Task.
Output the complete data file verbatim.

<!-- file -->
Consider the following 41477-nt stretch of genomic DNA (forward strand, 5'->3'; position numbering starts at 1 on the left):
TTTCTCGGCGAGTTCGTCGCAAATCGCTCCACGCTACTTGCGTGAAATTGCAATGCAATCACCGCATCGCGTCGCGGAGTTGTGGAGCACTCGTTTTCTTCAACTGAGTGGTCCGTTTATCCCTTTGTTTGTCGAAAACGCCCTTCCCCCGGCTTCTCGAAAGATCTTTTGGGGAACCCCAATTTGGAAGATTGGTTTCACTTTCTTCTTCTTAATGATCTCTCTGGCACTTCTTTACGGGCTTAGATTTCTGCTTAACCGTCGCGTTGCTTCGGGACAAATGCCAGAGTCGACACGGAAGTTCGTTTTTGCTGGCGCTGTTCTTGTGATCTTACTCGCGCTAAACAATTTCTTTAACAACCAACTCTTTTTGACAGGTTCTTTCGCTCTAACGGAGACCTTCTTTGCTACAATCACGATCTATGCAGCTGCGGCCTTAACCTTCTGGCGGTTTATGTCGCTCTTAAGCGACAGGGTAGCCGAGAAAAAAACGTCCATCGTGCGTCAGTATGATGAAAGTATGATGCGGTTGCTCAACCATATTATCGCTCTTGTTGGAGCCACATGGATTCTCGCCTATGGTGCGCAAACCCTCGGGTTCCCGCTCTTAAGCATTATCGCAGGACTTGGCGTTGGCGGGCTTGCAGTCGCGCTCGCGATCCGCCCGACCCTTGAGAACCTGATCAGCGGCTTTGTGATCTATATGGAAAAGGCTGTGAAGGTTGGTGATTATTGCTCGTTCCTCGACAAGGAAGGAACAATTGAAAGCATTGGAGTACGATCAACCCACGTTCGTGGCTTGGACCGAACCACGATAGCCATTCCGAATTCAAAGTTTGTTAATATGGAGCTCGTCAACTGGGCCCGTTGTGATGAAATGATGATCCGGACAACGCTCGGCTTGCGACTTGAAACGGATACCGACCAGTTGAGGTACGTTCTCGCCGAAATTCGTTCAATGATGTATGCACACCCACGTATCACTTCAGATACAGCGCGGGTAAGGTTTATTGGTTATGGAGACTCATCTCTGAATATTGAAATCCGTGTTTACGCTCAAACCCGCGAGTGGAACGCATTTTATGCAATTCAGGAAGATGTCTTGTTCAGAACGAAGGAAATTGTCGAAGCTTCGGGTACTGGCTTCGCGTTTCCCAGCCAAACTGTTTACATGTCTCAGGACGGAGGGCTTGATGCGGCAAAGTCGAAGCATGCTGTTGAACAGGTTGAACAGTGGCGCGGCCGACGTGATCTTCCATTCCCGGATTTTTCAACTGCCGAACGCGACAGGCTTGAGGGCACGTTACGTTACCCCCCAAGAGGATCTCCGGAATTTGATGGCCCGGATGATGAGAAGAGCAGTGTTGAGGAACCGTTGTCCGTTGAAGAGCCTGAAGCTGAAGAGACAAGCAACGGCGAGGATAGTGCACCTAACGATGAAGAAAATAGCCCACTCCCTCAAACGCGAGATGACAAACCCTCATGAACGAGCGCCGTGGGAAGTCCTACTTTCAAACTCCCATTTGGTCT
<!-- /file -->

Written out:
Consider the following 41477-nt stretch of genomic DNA (forward strand, 5'->3'; position numbering starts at 1 on the left):
TTTCTCGGCGAGTTCGTCGCAAATCGCTCCACGCTACTTGCGTGAAATTGCAATGCAATCACCGCATCGCGTCGCGGAGTTGTGGAGCACTCGTTTTCTTCAACTGAGTGGTCCGTTTATCCCTTTGTTTGTCGAAAACGCCCTTCCCCCGGCTTCTCGAAAGATCTTTTGGGGAACCCCAATTTGGAAGATTGGTTTCACTTTCTTCTTCTTAATGATCTCTCTGGCACTTCTTTACGGGCTTAGATTTCTGCTTAACCGTCGCGTTGCTTCGGGACAAATGCCAGAGTCGACACGGAAGTTCGTTTTTGCTGGCGCTGTTCTTGTGATCTTACTCGCGCTAAACAATTTCTTTAACAACCAACTCTTTTTGACAGGTTCTTTCGCTCTAACGGAGACCTTCTTTGCTACAATCACGATCTATGCAGCTGCGGCCTTAACCTTCTGGCGGTTTATGTCGCTCTTAAGCGACAGGGTAGCCGAGAAAAAAACGTCCATCGTGCGTCAGTATGATGAAAGTATGATGCGGTTGCTCAACCATATTATCGCTCTTGTTGGAGCCACATGGATTCTCGCCTATGGTGCGCAAACCCTCGGGTTCCCGCTCTTAAGCATTATCGCAGGACTTGGCGTTGGCGGGCTTGCAGTCGCGCTCGCGATCCGCCCGACCCTTGAGAACCTGATCAGCGGCTTTGTGATCTATATGGAAAAGGCTGTGAAGGTTGGTGATTATTGCTCGTTCCTCGACAAGGAAGGAACAATTGAAAGCATTGGAGTACGATCAACCCACGTTCGTGGCTTGGACCGAACCACGATAGCCATTCCGAATTCAAAGTTTGTTAATATGGAGCTCGTCAACTGGGCCCGTTGTGATGAAATGATGATCCGGACAACGCTCGGCTTGCGACTTGAAACGGATACCGACCAGTTGAGGTACGTTCTCGCCGAAATTCGTTCAATGATGTATGCACACCCACGTATCACTTCAGATACAGCGCGGGTAAGGTTTATTGGTTATGGAGACTCATCTCTGAATATTGAAATCCGTGTTTACGCTCAAACCCGCGAGTGGAACGCATTTTATGCAATTCAGGAAGATGTCTTGTTCAGAACGAAGGAAATTGTCGAAGCTTCGGGTACTGGCTTCGCGTTTCCCAGCCAAACTGTTTACATGTCTCAGGACGGAGGGCTTGATGCGGCAAAGTCGAAGCATGCTGTTGAACAGGTTGAACAGTGGCGCGGCCGACGTGATCTTCCATTCCCGGATTTTTCAACTGCCGAACGCGACAGGCTTGAGGGCACGTTACGTTACCCCCCAAGAGGATCTCCGGAATTTGATGGCCCGGATGATGAGAAGAGCAGTGTTGAGGAACCGTTGTCCGTTGAAGAGCCTGAAGCTGAAGAGACAAGCAACGGCGAGGATAGTGCACCTAACGATGAAGAAAATAGCCCACTCCCTCAAACGCGAGATGACAAACCCTCATGAACGAGCGCCGTGGGAAGTCCTACTTTCAAACTCCCATTTGGTCT